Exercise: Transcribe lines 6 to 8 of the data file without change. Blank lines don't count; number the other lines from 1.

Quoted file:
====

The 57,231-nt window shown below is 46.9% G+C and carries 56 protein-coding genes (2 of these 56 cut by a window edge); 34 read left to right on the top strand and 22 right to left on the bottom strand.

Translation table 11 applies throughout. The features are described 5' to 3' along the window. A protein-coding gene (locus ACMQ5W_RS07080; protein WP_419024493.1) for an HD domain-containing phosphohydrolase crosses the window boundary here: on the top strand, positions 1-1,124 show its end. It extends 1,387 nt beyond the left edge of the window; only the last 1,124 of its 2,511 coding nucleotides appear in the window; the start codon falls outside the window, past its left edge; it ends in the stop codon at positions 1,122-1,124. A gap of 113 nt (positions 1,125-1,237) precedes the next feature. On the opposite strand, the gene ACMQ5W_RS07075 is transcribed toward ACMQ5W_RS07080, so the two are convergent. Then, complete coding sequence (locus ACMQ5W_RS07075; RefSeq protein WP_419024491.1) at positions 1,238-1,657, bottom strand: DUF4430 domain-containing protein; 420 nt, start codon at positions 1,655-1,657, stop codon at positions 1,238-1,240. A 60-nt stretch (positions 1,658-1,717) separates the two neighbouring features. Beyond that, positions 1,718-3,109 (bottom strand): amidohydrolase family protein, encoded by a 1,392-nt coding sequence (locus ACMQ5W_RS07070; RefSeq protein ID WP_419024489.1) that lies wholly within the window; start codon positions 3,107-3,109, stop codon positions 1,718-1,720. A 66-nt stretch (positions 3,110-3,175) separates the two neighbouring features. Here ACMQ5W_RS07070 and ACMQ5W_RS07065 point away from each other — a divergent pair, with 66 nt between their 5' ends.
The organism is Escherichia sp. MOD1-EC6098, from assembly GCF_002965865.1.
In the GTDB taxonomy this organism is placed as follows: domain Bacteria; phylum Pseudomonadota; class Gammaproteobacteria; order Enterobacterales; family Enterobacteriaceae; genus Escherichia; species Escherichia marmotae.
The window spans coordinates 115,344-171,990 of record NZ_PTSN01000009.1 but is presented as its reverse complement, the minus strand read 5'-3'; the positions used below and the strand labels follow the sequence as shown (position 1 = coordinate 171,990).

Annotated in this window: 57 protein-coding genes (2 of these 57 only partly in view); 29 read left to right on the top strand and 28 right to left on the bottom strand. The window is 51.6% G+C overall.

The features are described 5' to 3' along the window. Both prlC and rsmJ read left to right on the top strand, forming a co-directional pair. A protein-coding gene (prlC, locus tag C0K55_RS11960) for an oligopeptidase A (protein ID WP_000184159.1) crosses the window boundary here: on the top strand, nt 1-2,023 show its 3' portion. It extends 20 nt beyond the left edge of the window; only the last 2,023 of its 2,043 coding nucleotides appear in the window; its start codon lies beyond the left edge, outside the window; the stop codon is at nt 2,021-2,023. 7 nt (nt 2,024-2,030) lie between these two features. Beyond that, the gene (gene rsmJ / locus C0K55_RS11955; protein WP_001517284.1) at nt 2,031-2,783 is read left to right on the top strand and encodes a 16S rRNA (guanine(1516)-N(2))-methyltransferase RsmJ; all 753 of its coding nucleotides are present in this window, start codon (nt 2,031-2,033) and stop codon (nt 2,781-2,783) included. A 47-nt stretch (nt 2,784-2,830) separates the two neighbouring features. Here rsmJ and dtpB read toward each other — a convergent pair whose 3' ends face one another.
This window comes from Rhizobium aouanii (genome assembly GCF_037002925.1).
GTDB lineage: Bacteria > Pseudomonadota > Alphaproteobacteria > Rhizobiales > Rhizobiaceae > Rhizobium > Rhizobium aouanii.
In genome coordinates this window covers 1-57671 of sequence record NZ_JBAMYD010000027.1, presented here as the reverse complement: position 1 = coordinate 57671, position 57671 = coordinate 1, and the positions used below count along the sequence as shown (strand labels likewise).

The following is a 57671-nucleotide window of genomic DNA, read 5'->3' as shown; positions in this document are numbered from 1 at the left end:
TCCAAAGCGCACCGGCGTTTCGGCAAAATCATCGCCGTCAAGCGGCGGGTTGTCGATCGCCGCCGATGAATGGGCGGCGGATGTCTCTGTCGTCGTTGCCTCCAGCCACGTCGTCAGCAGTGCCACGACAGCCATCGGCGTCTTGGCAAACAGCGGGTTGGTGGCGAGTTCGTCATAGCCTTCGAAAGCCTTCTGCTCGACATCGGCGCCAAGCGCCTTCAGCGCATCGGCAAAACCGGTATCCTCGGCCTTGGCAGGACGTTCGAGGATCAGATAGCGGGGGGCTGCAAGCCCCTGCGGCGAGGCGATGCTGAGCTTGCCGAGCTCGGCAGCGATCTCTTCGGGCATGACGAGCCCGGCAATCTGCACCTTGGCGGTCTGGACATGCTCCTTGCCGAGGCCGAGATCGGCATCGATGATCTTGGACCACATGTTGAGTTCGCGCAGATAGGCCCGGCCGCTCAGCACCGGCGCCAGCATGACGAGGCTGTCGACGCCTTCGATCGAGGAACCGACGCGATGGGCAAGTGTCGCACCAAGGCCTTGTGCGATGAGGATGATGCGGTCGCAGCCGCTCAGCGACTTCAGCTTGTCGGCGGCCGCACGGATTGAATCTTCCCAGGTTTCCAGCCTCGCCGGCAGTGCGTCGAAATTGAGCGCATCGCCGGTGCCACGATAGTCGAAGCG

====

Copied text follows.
Annotated in this window: 57 protein-coding genes (2 of these 57 only partly in view); 29 read left to right on the top strand and 28 right to left on the bottom strand. The window is 51.6% G+C overall.

The features are described 5' to 3' along the window. Both prlC and rsmJ read left to right on the top strand, forming a co-directional pair. A protein-coding gene (prlC, locus tag C0K55_RS11960) for an oligopeptidase A (protein ID WP_000184159.1) crosses the window boundary here: on the top strand, nt 1-2,023 show its 3' portion. It extends 20 nt beyond the left edge of the window; only the last 2,023 of its 2,043 coding nucleotides appear in the window; its start codon lies beyond the left edge, outside the window; the stop codon is at nt 2,021-2,023. 7 nt (nt 2,024-2,030) lie between these two features. Beyond that, the gene (gene rsmJ / locus C0K55_RS11955; protein WP_001517284.1) at nt 2,031-2,783 is read left to right on the top strand and encodes a 16S rRNA (guanine(1516)-N(2))-methyltransferase RsmJ; all 753 of its coding nucleotides are present in this window, start codon (nt 2,031-2,033) and stop codon (nt 2,781-2,783) included. A 47-nt stretch (nt 2,784-2,830) separates the two neighbouring features. Here rsmJ and dtpB read toward each other — a convergent pair whose 3' ends face one another.
This window comes from Rhizobium aouanii (genome assembly GCF_037002925.1).